United Way grant to help Exchange Parent Aide program

Family Resource Center Parent Aide Danielle McDaniel (left) gets additional resources from FRC Executive Director Tina Bartleson with which to help stabilize struggling families.

By the end of this month, a mother of two struggling with a mental health disability and an autistic son will no longer need the weekly assistance of a Family Resource Center parent aide.

“She’s doing so great,” FRC Parent Aide Danielle McDaniel said Tuesday. “When I first started working with her, she’d just moved from another state and didn’t have any furniture, her 4-year-old was not in school and she was dealing with a mental illness herself. I helped her navigate the Division of Family and Children Services, get hooked up with doctors, get furniture and on the Toys For Tots list for Christmas gifts, improve her life skills as a parent and get enrolled in cosmetology school.”

To McDaniel and FRC Executive Director Tina Bartleson, helping families gain the parenting and life skills they need to live independently is what it’s all about.

And thanks to a $70,000, two-year Community Impact Grant from the United Way of Rome & Floyd County, the Exchange Parent Aide program will be able to help stabilize an additional 80 families over the grant cycle from 2020 to 2022.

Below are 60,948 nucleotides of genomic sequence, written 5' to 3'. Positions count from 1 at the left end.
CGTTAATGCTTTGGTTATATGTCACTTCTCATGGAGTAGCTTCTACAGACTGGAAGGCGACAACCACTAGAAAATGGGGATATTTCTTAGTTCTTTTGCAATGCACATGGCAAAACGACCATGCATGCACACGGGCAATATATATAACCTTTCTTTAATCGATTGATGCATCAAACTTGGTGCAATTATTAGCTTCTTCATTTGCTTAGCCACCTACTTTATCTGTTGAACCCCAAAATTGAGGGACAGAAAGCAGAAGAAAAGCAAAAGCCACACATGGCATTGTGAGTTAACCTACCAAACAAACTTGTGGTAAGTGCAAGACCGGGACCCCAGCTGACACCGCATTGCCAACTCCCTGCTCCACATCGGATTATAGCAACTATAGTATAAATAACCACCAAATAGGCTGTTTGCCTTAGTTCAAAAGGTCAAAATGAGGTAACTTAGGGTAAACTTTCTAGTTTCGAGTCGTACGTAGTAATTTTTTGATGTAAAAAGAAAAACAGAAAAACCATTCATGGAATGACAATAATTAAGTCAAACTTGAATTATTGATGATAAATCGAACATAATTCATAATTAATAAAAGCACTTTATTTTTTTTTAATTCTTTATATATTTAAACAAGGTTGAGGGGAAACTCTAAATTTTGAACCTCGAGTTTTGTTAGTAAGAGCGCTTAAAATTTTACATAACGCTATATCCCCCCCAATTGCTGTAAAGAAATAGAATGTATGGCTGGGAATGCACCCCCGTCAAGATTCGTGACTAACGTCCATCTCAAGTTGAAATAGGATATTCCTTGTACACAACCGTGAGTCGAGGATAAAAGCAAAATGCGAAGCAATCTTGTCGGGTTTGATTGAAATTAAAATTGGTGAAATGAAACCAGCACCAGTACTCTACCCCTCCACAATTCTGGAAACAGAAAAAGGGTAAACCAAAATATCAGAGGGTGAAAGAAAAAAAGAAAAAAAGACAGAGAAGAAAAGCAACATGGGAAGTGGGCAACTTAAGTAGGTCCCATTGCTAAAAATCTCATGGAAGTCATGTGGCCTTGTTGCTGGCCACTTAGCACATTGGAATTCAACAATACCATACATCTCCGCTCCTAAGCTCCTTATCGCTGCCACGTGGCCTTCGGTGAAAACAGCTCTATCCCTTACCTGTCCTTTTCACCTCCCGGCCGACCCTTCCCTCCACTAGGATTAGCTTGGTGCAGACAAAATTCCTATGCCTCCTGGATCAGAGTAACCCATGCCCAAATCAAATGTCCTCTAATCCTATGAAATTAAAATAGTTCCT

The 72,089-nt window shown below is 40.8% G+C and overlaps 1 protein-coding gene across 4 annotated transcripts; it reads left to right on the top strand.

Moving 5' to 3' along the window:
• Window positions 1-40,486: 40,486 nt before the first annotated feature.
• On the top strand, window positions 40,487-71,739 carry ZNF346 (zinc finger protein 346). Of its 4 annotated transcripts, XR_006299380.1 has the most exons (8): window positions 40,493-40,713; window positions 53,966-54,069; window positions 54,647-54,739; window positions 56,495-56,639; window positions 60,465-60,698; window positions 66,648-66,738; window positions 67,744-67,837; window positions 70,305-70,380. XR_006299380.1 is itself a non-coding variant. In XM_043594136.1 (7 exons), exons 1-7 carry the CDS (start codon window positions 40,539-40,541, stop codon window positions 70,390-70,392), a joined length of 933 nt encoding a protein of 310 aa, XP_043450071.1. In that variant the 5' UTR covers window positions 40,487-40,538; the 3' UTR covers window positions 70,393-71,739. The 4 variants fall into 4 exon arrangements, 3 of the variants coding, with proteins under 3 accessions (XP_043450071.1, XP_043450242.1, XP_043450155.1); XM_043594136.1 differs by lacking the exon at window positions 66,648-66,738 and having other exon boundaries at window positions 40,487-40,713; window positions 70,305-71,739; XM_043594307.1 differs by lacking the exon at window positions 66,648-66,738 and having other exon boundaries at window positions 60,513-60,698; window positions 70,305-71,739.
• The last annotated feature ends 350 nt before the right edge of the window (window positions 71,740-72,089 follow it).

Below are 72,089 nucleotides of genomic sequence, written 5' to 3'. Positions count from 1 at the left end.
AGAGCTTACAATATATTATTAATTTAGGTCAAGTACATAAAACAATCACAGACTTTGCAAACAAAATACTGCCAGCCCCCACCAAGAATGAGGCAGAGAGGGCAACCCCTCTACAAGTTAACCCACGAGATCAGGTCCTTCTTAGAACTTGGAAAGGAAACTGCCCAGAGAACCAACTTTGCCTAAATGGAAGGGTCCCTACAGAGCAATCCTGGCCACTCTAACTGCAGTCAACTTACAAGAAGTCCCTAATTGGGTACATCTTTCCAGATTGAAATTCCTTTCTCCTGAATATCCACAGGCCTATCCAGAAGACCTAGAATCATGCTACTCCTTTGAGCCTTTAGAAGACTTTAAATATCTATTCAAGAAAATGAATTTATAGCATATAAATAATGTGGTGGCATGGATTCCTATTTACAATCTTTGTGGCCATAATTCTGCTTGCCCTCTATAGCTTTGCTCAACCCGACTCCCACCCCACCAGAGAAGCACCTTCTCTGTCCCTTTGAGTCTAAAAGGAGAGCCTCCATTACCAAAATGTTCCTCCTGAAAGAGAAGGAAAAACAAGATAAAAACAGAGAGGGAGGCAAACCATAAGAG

“With this grant money, we’ll be able to deepen the life skills training that focus on overcoming barriers brought on by poverty and lack of knowledge about resources available,” Bartleson said Monday after learning of the United Way award. “Poverty puts a lot of stress on families and that can translate down to the children and sometimes lead to abuse and neglect. We want to do everything we can to prevent that from happening.”

Since the Exchange Club of Rome’s Family Resource Center opened in 1991, its Parent Aide program has served nearly 5,700 children within about 3,600 families, Bartleson said.

Partnering with other nonprofits such as Davies Shelters and local clinics, the grant funds also will help some families overcome barriers that prevent access to safe and stable housing and medical care, she said.

“We have a great relationship with the shelters,” Bartleson said. “The women and children are required to connect with one of our parent aides so we’re able to provide that case management piece and the Ruth and Naomi House can focus on other avenues. We’re providing a lot of tangible assistance for the moms there, which helps them start focusing on other skills sets.”

And it’s the six parent aides themselves, going out into the field and working one-on-one with the families, that make all the difference, Bartleson said.

Still making her way in the world herself, 24-year-old McDaniel said she knew when she graduated with her human services degree in July of last year that FRC was the place to be.

“All of my life I felt like I’ve been called to work with people and children,” she said, adding that she worked with about 45 families last year, averaging about 15 each month.

“I get to work with families who need help nurturing their children or navigating the school system or figuring out how to use food stamps. I can also be a voice for them, an advocate for them. I can’t think of anything I’d want to do more. It’s so satisfying.”

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